Author Topic: Co-Op Inspection?  (Read 4143 times)

Offline adam765

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Co-Op Inspection?
« on: February 03, 2010, 02:06:04 PM »
I'm looking to buy a co-op in the Jackson Heights historic district, and my real estate attorney advised me against getting an inspection. His reasoning for this is that in a Co-Op the major parts of the building (like the roof, plumbing, electricity, gas) are all under the corporations responsibility and not the individual unit owners... So, presumably an inspection of the unit would not tell you much.

Does this make sense? Would you recommend passing on an inspection? It seems to me that since you're buying into a building the integrity of the utilities and structure of the building should be known. After all, even though it's the corporation's responsibility, as part owner of the corporation, part of the cost would fall on you. However, he also said that the seller and/or corporation don't have to disclose this information (at least not readily) and that we should just ask around, talk to the super, etc.  Seems odd to me, but this is my first time buying a Co-Op, so I don't know...

Thanks.
Adam.

Offline whoever

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Re: Co-Op Inspection?
« Reply #1 on: February 03, 2010, 03:11:00 PM »
Your attorney is right.  There's not much you can inspect besides walking around with common sense.

Offline Shelby2

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Offline adam765

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Re: Co-Op Inspection?
« Reply #3 on: February 03, 2010, 03:48:18 PM »
thanks so much for the replies and NYT link.  it definitely helps put my mind at ease.

Offline Marlene

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Re: Co-Op Inspection?
« Reply #4 on: February 03, 2010, 08:48:19 PM »
Hi,

I wonder what your broker or agent has to say about this process.  If the unit is being sold by owner, what is their position.

I'm not sure that the explanation that your attorney is giving you makes any sense, but I was not part of the conversation.

As far as your thoughts on the matter, I agree with you as a buyer.

Get your unit and the building inspected.  Whatever the findings are from the inspector will have an impact on any future assessments and/or maintenance increases.  

You can then make a sound decision upon the findings as to whether or not you are moving forward with the purchase.  Whatever work must be done in the unit, i.e., electrical upgrade, plumbing, etc, whether immediate or within the next few years, will affect you financially. Whatever work must be done in the building, whether immediate or within the next few years, will affect you financially too.

It is part of the due diligence process for all buyer's (at least the ones that I have had) to do an inspection and all the co-ops, where I have sold in Jackson Heights, have not had a problem with the inspection.  The super will usually accompany you to the boiler room and the roof due to liability issues.

An inspector will offer you a check list of what he/she will look for in the unit and in the building.  Once the inspection is completed, a full inspection report will be given to you.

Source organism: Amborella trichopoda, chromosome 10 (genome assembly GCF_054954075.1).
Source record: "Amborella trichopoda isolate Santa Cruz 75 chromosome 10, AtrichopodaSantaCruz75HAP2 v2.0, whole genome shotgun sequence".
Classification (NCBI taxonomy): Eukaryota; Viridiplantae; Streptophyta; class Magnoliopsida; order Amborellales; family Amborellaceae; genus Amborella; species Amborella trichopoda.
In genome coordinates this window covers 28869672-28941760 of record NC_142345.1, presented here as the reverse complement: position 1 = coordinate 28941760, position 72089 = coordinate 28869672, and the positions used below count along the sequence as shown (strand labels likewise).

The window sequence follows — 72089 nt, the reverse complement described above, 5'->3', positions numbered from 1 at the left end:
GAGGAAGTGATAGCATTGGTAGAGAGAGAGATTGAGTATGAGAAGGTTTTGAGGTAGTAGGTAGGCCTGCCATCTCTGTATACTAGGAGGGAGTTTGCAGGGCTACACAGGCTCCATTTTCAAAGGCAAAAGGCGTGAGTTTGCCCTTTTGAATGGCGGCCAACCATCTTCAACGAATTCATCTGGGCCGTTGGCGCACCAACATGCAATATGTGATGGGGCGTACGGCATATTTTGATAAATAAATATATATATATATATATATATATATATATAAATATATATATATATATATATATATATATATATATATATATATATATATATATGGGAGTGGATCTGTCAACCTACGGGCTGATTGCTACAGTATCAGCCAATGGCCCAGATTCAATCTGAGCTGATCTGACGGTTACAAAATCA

Lot's of information has been offered, but ultimately you will be stuck with the bills.

Good luck!

Best,   :smiley6600:

« Last Edit: February 03, 2010, 08:53:59 PM by Marlene »

Offline yqc7487

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Re: Co-Op Inspection?
« Reply #5 on: February 04, 2010, 04:40:33 PM »
I encountered the same situation 2 months ago before I signed the contract.
In the end, we got a really good inspector to check out the apartment for us.
I definitely think it was worth the money, especially fro the first time home buyers.

Best luck!

Offline adam765

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Re: Co-Op Inspection?
« Reply #6 on: February 04, 2010, 04:46:51 PM »
Yes, I think we've pretty much set our minds to getting an inspection - if for nothing else than peace of mind.  Any recommendations on a good inspector?

Offline carrefour_ny

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Re: Co-Op Inspection?
« Reply #7 on: February 04, 2010, 09:52:45 PM »
I'm totally with Marlene on that. Definitely get everything inspected on the building and in the apartment, even repair or capital improvement work they may have done recently. I don't have a number for an inspector but my coop had an architect and a contractor/structural engineer to do an evaluation of our building a couple of years ago and to prepare a capital improvement plan, I'll be happy to pass on their contact info if you want.

Good luck!

Offline v70cat

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Re: Co-Op Inspection?
« Reply #8 on: February 07, 2010, 10:36:38 AM »
The level of maintenance does vary building to building.

For example some of the Hampton Court Building have old windows with pain peeling.  Changing windows is expensive and time consuming (in the Landmarks District).
Another things to consider is the condition of the heating plant, elevator (for buildings that have them) and roof.

Jackson Heights Life

Re: Co-Op Inspection?
« Reply #8 on: February 07, 2010, 10:36:38 AM »